A Story of Artistic Obsession

Thursday, July 29, 2010

Part IV - Pre-Performance Drill

I paid my dues for an invitation to the International Puppetry Festival with two seasons of performing on the streets of several of our city’s more bohemian neighborhoods, places where I thought I might find an appreciative audience.

In the early evening on summer weekends I drove the eye-poppingly decorated, but poorly running, traveling theater through town to a previously vetted parking lot—a highly visible space with room.

First, I would piece together and erect the tent poles, roll out its roof and attach the sides. There was space enough inside the tent to next set up about twenty folding chairs. Thin plywood covers, matching the deep red curtains painted on Carpo’s front end were placed over the van’s windows. The plain proscenium cover was removed from the side, and the previously described baroque golden frame was attached.

Turning my attention to the van’s advertising (as opposed to performing) side, I climbed a stepladder, opened and secured the flying fish, Carpo’s namesake. The giant clamshell holding the pearls of wisdom and jewels of frivolity was screwed in place below the fish. An octopus’ tentacle was attached to the driver’s sliding door so it appeared to be opening the painted curtain for a peek at the magic inside.

If there was power nearby I'd run an extension cord, otherwise I'd hook up my marine battery and run the juice through an inverter.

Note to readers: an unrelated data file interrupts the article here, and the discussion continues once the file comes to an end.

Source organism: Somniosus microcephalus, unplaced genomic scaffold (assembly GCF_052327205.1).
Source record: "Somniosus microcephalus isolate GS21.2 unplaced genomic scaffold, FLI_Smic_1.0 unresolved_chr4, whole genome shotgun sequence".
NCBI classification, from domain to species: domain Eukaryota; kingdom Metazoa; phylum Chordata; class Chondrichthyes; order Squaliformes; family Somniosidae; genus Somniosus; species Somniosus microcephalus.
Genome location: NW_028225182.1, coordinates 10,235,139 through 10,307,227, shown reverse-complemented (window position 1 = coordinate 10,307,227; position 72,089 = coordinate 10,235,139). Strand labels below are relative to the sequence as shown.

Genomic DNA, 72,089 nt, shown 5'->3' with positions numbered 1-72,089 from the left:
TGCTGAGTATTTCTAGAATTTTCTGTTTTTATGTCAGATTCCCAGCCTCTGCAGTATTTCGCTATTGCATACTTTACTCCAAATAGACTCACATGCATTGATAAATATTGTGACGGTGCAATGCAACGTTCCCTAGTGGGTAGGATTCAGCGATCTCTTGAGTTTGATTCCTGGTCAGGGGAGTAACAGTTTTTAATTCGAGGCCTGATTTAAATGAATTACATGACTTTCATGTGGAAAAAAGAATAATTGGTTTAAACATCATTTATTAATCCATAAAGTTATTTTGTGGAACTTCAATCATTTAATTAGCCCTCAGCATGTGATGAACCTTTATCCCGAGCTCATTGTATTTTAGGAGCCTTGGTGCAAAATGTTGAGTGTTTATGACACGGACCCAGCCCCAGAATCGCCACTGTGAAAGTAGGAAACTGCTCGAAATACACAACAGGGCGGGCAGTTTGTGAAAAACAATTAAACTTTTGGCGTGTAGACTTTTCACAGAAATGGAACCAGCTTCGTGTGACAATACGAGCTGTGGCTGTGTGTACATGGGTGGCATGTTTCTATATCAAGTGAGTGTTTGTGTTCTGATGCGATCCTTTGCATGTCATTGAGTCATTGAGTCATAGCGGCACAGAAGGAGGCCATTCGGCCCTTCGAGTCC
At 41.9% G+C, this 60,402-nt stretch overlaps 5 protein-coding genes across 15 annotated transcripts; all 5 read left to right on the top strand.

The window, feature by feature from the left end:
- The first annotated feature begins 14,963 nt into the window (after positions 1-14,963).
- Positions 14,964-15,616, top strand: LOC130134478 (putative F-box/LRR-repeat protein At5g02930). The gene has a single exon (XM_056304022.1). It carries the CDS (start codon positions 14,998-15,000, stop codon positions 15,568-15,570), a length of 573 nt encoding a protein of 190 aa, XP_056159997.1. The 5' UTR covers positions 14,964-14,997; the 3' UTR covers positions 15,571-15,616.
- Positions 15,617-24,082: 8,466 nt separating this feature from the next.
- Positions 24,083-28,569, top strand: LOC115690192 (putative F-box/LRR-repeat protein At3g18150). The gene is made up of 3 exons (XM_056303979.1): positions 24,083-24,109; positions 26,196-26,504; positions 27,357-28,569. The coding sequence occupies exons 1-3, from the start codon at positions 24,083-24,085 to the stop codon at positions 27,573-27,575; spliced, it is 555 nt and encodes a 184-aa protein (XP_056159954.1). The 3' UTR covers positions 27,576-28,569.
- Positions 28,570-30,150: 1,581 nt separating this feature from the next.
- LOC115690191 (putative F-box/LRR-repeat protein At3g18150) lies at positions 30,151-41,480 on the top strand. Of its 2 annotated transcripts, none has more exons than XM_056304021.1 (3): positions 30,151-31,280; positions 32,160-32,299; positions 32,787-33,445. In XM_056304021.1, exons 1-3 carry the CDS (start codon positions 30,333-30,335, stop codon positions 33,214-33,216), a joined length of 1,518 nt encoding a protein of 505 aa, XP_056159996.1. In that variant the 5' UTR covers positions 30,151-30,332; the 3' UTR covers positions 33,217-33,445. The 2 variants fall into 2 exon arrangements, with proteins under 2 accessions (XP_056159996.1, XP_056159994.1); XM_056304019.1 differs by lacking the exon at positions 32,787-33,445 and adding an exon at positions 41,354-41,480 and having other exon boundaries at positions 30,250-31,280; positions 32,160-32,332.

Appreciation That Kept Me Going
A framework for the stage spotlights went up next, and then the spots themselves were mounted there, as well as on the opposite side to highlight the fish and clam. The boombox speakers were attached above the stage.
A double set of twinkling lights was strung around the tent.

Finally, two sandwich boards were set out to advertise the performance, and a tape of Klezmer carnival music was popped into the boombox and turned on.

If I'd timed it right, we were now just before dusk, about twenty minutes before the main performance would begin. Applying a pencil-thin mustache, donning a Panama hat and gold lame jacket, I became Artie, the barker and ticket taker who would circulate nearby with his megaphone, drumming up a (usually meager) audience for the (almost) free show.

Monday, July 26, 2010

Part III - Vision By the River

My sweetheart and I are staying in a little cabin by a willow-banked rio in the juniper red hills of north New Mexico.

I hear the music before I see the lights winking among the trees, "Come this way."

To a faded blue van, decorated like a circus; the carnival accordion louder as I approach.
A rectangle of bright light frames the play
Inside the velvet darkness of the night.

I see a mermaid and a frowning fish, something glittering gold.

It was all absurd, yet seemed to belong as much as the red dust, dry leaves and rustling rio. This scene, that existed only in my mind's eye and ear, made me smile, lifted my heart and inspired me.

Sunday, July 18, 2010

Part II - Pinball to Carpo

The gifted van is gone now—to an ignominious end which didn't do it justice. But at the time I received it, it had been several years since the Vision By the River, and this gift seemed like the answer to a prayer.

Its original name was Pinball. I first used it to pinch-hit for an ailing pickup that hauled the cuttings and clippings from a gardening business. It was one of those vans where you sat up high on your perch with a thin metal screen behind you that, in my case, held back a tangle of foliage.